The podcast world is understandably incestuous; somebody has to fill all those guest slots, so why not a fellow podaster? It would be hard to find two more dissimilar podcasts than Sklarbro Country and The Mental Illness Happy Hour. The Mental Illness Happy Hour is all about candor, dysfunction, and self-disclosure. Sklarbro Country, in sharp contrast, breezes happily along the surface. So for The Mental Illness Happy Hour, it can be both strange and bracing to hear Gilmartin in a context where he can make as many jokes as he pleases without offending anyone or taking a guest out of the moment. Sklarbro Country is, in other words, a safe place for Gilmartin the funnyman, rather than the sensitive soul. Gilmartin makes the most of this opportunity, discussing how hockey channels his inner aggression, but it isn’t long until the brothers are peering below the surface and exploring Gilmartin’s inner demons. The guest establishes the tone; the brothers even indulge in a mini-fear-off (a fixture of The Mental Illness Happy Hour) that exposes their own insecurities. In the fear-off, Gilmartin concedes he’s worried that fans will be disappointed by this episode, but he has no reason to worry. This may be less funny than the average entry, but it’s also more intimate, emotional, and real. Baron Vaughn closes with a very funny new character who specializes in helping black athletes unleash their inner Caucasian when speaking to reporters and media types.
The Sound Of Young America: Paul Scheer
For a comedian who often plays nasty characters and frequently stars on raunchy shows, Paul Scheer comes off as an enjoyably polite, earnest fellow in his TSOYA interview. Jordan Morris chats with Scheer about his gone-but-not-forgotten sketch comedy show, Human Giant, and FX sitcom, The League, segueing into Scheer’s newest TV project, the Adult Swim procedural parody NTSF:SD:SUV. Scheer also discusses his love of bad movies as explored through his podcast, How Did This Get Made?, clarifying that it’s an affectionate kind of appreciation, which is really the only way a guy who appeared in Piranha 3D can approach bad movies.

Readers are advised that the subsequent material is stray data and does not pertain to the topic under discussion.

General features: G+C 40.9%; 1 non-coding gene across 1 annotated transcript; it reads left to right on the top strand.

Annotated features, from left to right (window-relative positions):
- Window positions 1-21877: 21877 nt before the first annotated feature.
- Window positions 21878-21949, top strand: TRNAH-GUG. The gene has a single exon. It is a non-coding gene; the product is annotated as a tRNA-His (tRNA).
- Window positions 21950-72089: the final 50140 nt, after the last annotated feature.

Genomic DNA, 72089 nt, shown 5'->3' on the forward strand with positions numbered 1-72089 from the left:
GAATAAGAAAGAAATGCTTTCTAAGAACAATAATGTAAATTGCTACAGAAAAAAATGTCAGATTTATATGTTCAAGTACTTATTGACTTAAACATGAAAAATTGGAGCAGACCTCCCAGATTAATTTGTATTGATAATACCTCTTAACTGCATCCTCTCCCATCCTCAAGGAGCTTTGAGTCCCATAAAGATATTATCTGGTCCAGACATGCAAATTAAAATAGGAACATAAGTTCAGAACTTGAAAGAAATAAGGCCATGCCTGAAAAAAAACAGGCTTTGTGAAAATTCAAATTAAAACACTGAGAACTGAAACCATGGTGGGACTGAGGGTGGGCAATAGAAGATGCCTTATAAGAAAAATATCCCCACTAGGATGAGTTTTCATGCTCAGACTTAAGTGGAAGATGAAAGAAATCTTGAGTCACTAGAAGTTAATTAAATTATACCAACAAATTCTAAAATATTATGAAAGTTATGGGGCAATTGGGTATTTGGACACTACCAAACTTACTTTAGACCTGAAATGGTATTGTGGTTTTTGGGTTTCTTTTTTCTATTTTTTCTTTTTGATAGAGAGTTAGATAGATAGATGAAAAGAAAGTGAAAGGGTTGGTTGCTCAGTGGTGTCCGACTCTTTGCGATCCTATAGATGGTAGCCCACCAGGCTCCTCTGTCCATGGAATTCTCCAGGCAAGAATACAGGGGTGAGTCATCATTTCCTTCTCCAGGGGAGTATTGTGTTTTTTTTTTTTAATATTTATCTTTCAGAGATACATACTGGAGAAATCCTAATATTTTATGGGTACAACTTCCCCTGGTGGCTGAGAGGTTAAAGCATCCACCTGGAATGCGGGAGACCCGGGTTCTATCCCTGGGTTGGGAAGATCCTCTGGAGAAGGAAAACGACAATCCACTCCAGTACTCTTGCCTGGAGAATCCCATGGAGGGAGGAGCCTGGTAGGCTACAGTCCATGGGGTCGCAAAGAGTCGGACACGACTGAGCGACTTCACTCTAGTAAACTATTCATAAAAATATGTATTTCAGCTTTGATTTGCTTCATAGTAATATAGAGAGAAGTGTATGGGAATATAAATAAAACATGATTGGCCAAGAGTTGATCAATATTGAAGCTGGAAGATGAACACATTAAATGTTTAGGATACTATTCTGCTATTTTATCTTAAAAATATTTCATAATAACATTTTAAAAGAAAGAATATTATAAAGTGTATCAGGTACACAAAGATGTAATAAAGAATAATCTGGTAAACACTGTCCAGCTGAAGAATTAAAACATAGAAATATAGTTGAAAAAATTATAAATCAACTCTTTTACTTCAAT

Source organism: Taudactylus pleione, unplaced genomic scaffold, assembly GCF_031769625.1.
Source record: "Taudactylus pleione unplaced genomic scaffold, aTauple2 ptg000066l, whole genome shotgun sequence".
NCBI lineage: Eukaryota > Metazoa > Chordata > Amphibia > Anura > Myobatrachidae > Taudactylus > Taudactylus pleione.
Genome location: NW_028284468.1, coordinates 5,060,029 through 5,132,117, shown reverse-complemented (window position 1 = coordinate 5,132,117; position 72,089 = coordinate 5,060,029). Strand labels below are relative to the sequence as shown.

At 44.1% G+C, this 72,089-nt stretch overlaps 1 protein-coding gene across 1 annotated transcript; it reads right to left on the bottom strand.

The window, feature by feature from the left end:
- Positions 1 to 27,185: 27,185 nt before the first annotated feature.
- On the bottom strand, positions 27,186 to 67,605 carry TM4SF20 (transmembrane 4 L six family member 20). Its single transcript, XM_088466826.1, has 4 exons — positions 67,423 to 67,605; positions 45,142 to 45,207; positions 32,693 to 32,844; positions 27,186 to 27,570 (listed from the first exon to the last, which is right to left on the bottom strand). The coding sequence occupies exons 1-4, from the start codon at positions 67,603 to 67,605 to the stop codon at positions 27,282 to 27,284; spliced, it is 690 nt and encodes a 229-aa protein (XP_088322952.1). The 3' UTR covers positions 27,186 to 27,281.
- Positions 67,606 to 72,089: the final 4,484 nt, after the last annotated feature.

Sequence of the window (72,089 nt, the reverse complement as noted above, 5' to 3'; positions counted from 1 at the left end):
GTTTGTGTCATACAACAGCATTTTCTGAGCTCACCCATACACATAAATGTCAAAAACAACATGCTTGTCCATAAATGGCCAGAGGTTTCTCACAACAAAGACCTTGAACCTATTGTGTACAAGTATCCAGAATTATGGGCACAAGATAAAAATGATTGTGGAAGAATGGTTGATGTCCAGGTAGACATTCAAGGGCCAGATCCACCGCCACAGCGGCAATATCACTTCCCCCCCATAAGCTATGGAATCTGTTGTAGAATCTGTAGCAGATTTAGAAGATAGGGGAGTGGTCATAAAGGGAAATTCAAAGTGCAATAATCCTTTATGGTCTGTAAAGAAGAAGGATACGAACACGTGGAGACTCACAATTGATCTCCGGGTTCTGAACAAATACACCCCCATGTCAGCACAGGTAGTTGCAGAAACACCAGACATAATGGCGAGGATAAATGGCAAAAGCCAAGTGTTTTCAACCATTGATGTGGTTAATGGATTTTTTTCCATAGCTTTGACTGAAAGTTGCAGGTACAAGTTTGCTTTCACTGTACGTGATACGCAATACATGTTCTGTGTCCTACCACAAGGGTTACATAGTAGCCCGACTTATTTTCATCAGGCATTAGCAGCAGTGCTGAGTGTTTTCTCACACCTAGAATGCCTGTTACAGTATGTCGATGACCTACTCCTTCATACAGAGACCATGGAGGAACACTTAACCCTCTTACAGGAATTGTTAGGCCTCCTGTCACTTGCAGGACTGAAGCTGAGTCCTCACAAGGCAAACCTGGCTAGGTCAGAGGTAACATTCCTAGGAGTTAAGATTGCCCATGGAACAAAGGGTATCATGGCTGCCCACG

Sound Opinions #300: A Classic Album Dissection of Rust Never Sleeps
Sound Opinion hosts Greg Kot and Jim DeRogatis are at their best when they’re enthusiastically recommending something (DeRo especially), and their classic-album dissections allow the two critics a chance to fanboy out about one of their favorites. For the show’s 300th episode, Kot and DeRo examine Neil Young’s mighty Rust Never Sleeps, with DeRo taking on the acoustic side, Kot the electric. As veteran journalists, they have more than enough of a knowledge base to provide a thoughtful, nicely contextual analysis of Young, his state of mind, and the music world of the late ’70s. Fans will likely learn something new, while newbies and the curious will get enough of a sampling to decide if they want to check out more of the album.
Uhh Yeah Dude #286
Seth Romatelli and Jonathan Larroquette manage to hit a lot of the right little side-notes during this week’s long, dark wandering through current affairs. That’s what makes the difference on UYD, even including the pair’s awkward riffs on talking into their microphones at the start: “Enunciation is the brother of fun… intonation is the stepsister of… celebration.” It’s even rather fun to hear the two torture themselves over the corniness of Beloit College’s annual “Mindset List,” which inventories the freshman class’ supposed pop-culture reference points. In one of their finest moments recently, the hosts invent the “sovereign spaceman” defense for people caught bringing drugs on airplanes.
Walking The Room #66: TOFOP II And Two Classics